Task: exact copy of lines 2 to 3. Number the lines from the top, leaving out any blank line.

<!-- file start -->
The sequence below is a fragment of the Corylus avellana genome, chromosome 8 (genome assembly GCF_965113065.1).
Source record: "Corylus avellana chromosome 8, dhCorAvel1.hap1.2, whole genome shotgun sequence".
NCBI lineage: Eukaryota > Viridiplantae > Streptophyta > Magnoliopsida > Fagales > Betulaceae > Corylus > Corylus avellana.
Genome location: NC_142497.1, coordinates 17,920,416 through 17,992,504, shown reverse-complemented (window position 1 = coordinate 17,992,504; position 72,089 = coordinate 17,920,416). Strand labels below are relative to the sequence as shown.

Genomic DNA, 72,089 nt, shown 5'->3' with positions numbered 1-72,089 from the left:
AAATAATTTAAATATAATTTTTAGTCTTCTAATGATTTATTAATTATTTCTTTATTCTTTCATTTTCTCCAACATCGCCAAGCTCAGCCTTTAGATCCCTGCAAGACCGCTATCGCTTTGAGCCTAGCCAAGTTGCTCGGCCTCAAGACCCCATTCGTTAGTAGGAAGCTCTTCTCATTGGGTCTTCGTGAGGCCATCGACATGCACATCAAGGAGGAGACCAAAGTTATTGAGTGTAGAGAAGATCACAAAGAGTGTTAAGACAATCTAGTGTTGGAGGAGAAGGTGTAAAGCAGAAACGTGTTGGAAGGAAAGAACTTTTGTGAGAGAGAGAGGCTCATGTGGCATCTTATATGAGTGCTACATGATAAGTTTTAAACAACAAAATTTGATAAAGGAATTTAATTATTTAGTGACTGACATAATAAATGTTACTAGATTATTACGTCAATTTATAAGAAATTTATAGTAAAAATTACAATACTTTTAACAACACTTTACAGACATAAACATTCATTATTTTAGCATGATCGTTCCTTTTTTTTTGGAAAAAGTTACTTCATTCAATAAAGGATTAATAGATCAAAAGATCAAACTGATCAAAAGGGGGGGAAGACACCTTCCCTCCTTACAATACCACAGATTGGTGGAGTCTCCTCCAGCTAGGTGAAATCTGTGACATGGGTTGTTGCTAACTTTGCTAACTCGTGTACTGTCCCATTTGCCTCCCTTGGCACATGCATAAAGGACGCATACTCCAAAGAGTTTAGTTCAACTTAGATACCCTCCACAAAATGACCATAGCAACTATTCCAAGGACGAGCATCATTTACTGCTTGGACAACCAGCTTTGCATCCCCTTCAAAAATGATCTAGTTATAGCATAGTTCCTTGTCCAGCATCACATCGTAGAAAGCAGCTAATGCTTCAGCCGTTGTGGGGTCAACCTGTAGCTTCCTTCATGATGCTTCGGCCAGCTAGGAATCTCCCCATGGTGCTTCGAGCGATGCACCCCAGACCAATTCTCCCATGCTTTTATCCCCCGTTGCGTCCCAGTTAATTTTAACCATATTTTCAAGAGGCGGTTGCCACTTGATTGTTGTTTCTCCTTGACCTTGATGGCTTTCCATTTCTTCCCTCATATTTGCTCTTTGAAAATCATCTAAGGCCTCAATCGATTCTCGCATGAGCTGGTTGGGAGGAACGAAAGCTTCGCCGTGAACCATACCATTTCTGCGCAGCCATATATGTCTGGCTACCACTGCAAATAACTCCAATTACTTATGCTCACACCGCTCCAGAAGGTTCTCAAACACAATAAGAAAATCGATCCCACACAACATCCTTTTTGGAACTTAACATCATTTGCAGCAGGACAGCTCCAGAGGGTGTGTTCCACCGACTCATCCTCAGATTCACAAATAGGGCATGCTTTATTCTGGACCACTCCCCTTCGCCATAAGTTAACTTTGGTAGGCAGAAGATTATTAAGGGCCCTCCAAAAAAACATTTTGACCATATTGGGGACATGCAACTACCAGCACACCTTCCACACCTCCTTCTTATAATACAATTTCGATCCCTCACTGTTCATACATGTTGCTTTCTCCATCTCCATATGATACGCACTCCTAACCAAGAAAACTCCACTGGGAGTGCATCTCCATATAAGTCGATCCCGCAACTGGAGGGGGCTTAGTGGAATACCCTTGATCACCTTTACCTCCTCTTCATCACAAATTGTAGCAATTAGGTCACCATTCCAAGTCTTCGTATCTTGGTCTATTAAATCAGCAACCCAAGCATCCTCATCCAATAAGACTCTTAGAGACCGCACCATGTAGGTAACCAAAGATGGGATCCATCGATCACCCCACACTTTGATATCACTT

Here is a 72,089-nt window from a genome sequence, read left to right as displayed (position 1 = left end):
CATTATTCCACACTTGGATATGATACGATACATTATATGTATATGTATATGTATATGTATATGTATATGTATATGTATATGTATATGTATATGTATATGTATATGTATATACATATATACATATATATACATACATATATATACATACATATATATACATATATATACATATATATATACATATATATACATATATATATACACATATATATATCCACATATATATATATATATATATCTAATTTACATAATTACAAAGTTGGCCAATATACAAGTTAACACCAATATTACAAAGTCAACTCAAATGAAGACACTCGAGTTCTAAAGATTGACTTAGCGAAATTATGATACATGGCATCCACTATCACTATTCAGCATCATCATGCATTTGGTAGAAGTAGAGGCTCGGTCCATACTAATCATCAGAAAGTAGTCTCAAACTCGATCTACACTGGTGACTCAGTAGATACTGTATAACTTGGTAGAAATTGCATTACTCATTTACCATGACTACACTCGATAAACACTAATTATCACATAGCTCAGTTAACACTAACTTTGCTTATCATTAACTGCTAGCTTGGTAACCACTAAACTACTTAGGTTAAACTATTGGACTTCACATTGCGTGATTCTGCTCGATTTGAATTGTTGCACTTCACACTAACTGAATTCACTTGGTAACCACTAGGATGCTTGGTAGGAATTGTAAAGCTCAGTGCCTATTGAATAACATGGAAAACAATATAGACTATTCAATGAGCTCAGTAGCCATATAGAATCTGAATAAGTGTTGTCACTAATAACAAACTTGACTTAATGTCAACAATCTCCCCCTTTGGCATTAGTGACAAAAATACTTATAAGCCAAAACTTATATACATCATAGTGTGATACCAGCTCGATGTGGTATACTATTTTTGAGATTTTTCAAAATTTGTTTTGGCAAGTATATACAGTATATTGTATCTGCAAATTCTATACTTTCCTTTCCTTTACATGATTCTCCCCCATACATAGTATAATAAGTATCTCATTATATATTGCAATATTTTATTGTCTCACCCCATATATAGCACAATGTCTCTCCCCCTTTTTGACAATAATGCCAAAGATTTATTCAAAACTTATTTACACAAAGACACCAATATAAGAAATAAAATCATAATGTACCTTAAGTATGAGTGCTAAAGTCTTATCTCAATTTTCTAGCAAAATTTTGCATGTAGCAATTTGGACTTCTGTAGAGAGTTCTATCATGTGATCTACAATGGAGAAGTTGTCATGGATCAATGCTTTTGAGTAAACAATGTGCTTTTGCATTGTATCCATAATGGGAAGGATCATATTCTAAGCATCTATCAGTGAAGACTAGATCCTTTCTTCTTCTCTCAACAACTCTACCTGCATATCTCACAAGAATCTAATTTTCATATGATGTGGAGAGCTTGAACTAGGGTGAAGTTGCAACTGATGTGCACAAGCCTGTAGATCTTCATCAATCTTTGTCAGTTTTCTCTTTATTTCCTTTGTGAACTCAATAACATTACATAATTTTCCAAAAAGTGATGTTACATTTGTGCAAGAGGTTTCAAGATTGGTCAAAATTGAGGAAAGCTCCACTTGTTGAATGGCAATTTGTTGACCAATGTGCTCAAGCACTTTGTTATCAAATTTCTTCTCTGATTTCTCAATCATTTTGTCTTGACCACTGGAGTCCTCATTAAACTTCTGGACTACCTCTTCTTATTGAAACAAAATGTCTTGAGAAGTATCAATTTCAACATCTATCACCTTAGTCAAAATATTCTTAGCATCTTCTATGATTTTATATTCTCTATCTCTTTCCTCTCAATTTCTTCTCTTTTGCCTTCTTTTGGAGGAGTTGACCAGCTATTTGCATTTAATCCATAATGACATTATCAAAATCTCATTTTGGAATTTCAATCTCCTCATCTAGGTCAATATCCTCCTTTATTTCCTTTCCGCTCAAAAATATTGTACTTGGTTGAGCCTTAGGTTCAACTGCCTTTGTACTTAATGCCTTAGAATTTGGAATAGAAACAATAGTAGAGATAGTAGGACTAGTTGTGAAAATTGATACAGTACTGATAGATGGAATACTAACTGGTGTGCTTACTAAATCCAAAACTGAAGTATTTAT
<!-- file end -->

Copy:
Source record: "Corylus avellana chromosome 8, dhCorAvel1.hap1.2, whole genome shotgun sequence".
NCBI lineage: Eukaryota > Viridiplantae > Streptophyta > Magnoliopsida > Fagales > Betulaceae > Corylus > Corylus avellana.